The power of a smile

It was twenty years ago this year that I met you. You had a cute mop of hair, a killer smile, and a pencil that when it wasn’t sketching away, was writing in the smallest text I’d ever seen. You were cheeky, the class clown, fun and always nice to me – despite my silly crushes on all your friends. We were ten and we thought we were all so grown up.

We got a little older. I was arty, but wasn’t exactly cool, though you were always kind. I have silly photos of you from school camp. You’re just a kid, but they still make me smile. There’s one of you with a broken arm. I can’t remember how you broke it, but I’m sure you still found a way to draw.

We got older still and went to high school. I had the biggest crush on your older brother (who didn’t?). He probably didn’t even know my name.

One night in year 8 or 9 a group of us all went out…iceskating I think… and went back to a friend’s house. We wanted to dance, all us girls, but our friend’s parents were really strict and we went to a strict school where boys and girls weren’t allowed to get close. Three of us barricaded the door shut as we all took turns to dance with you. It wasn’t romantic, it was just two friends having fun. That was the first time I ever danced with a boy and I still remember that day every time I hear the song.

They say you never forget your first love, but if you were mine, I didn’t know it. We were never in love and we never ‘went out’. We never held hands, kissed or even dared to ask the other on a date, although I wanted to many times when we were kids. If you ever thought I was a dork, or didn’t like me, I was lucky enough not to know about it and hopefully I never will.

I don’t think I carried a flame as such, but I never did forget you.
I looked you up a few times, wondering what you were doing, but I never contacted you, not even after Facebook arrived. I always wanted to see you again, but was too ashamed of how much I’d changed. Besides, I didn’t think you’d remember me.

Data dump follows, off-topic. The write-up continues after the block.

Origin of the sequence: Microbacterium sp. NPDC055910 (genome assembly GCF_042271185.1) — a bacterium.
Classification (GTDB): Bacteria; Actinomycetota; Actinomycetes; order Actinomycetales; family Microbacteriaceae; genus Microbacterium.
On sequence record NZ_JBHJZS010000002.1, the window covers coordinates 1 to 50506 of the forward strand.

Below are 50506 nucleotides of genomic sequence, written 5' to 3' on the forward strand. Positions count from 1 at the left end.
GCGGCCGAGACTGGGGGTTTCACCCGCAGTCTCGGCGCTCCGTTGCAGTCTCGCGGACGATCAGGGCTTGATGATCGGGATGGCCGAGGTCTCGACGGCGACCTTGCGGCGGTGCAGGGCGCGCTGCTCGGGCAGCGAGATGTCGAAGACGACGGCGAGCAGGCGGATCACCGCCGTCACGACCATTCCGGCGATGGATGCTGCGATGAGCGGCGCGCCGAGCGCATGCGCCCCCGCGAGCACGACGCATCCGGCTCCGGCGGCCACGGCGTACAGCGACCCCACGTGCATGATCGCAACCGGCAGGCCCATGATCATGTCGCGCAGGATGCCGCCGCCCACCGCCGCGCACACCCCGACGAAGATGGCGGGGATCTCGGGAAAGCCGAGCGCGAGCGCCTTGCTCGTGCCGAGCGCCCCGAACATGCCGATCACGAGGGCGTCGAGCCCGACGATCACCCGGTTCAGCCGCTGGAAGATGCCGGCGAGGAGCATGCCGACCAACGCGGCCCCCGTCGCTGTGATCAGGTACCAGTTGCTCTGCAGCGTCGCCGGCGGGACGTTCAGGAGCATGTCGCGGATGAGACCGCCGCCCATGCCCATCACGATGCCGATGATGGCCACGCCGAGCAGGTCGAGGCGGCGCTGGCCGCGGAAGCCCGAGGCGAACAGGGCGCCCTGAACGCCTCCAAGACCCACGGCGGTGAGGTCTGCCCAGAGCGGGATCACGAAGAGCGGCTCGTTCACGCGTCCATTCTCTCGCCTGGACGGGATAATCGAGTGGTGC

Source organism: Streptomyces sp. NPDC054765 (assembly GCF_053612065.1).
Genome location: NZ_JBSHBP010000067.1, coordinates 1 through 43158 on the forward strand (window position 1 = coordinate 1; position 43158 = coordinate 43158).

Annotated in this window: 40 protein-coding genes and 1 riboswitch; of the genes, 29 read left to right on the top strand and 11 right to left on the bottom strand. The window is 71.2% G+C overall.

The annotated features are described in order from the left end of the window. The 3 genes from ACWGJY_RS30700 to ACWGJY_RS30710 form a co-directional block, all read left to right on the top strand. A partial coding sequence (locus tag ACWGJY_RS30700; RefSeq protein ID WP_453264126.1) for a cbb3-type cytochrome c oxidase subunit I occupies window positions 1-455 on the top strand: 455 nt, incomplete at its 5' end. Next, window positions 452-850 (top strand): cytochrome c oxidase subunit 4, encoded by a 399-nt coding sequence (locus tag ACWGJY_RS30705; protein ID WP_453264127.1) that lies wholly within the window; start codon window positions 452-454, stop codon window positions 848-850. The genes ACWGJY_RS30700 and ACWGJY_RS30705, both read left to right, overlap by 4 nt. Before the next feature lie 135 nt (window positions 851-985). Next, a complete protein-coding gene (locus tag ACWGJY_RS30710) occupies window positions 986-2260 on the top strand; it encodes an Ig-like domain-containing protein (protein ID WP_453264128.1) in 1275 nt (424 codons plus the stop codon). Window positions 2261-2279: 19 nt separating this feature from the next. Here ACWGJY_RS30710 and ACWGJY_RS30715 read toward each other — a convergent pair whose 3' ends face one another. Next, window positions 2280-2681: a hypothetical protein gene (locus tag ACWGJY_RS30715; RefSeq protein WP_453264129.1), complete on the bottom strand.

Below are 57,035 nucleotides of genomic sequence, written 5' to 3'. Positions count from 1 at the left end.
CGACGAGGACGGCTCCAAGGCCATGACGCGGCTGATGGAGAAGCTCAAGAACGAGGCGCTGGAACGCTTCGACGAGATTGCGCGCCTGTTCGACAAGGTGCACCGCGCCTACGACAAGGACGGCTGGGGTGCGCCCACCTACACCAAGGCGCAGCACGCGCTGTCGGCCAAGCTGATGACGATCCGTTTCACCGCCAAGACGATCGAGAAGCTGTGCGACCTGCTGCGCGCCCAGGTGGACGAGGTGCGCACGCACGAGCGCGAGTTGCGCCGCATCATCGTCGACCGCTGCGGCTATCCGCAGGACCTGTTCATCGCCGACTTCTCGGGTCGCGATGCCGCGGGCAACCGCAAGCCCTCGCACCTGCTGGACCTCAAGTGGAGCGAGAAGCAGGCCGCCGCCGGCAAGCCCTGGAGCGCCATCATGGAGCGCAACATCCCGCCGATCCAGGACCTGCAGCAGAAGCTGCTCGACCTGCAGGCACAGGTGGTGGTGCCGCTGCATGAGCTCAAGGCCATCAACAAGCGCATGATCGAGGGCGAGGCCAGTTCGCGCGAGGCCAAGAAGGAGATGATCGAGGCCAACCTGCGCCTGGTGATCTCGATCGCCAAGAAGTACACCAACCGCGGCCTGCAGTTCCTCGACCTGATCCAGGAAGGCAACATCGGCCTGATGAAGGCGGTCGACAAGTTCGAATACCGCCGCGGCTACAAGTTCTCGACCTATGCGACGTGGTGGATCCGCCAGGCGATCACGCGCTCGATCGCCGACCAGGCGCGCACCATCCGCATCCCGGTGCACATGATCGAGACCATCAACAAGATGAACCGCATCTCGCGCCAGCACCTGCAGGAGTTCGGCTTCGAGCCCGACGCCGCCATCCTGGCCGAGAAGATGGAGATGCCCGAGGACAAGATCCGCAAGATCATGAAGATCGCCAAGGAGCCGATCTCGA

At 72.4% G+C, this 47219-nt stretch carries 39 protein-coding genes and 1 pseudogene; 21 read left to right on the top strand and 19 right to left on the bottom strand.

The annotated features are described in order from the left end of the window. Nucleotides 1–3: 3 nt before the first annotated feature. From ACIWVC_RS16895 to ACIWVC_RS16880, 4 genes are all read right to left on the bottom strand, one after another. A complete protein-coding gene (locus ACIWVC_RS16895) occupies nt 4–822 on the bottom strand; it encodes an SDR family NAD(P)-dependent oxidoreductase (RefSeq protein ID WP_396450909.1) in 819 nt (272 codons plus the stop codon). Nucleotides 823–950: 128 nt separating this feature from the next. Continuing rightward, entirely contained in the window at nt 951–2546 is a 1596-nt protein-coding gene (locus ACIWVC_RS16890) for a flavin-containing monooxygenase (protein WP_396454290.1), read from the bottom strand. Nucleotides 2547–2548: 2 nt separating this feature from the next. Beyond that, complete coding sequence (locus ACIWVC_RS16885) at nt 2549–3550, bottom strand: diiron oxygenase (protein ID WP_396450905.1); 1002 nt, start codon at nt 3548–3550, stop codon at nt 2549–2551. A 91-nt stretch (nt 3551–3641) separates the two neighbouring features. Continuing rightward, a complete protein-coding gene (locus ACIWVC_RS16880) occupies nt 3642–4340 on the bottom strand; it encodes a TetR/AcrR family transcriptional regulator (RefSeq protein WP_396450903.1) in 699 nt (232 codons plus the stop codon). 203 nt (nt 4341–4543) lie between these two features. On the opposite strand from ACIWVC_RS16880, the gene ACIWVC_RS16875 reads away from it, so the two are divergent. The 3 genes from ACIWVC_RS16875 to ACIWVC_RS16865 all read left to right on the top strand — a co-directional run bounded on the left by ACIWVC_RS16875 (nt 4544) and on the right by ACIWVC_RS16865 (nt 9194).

It’s been sixteen years since I last saw you. We were fourteen, we’re thirty now. Well and truly ‘grown ups’, both married. You’re still drawing. I’m still arty and not cool, but I don’t really care anymore.

A crowded room, packed with talent, some of which puts me to shame, even though it shouldn’t as it’s vastly different to my own work. I’m here by accident, a last minute decision to help a friend. I’m dressed for comfort, not to impress. I decide to explore.

I walk to a stall and shyly say hello to the lady in charge of it. The work looks familiar. Some of it so cute and carefree that it reminds me of a child’s work. I reach for the artist’s business card and turn it over in my hand.

It’s you.

I freeze and deliberate, wondering what to say. I don’t look my best. I haven’t seen you in so long. Your wife is there. You probably don’t remember me anyway. My fingers linger over a piece of jewellery. I look up.

You smile at me.

My insides turn to butterflies. I could have been ten years old again. I scuttle away without saying a word, blushing madly and beaming like a school kid.


One thought on “The power of a smile

  1. Pingback: 12 months of Blackcurrant. Farewell 2011. « Blackcurrant Photography – Perth, Australia. Fine art, creative portraiture, nature photography & Australian gifts.

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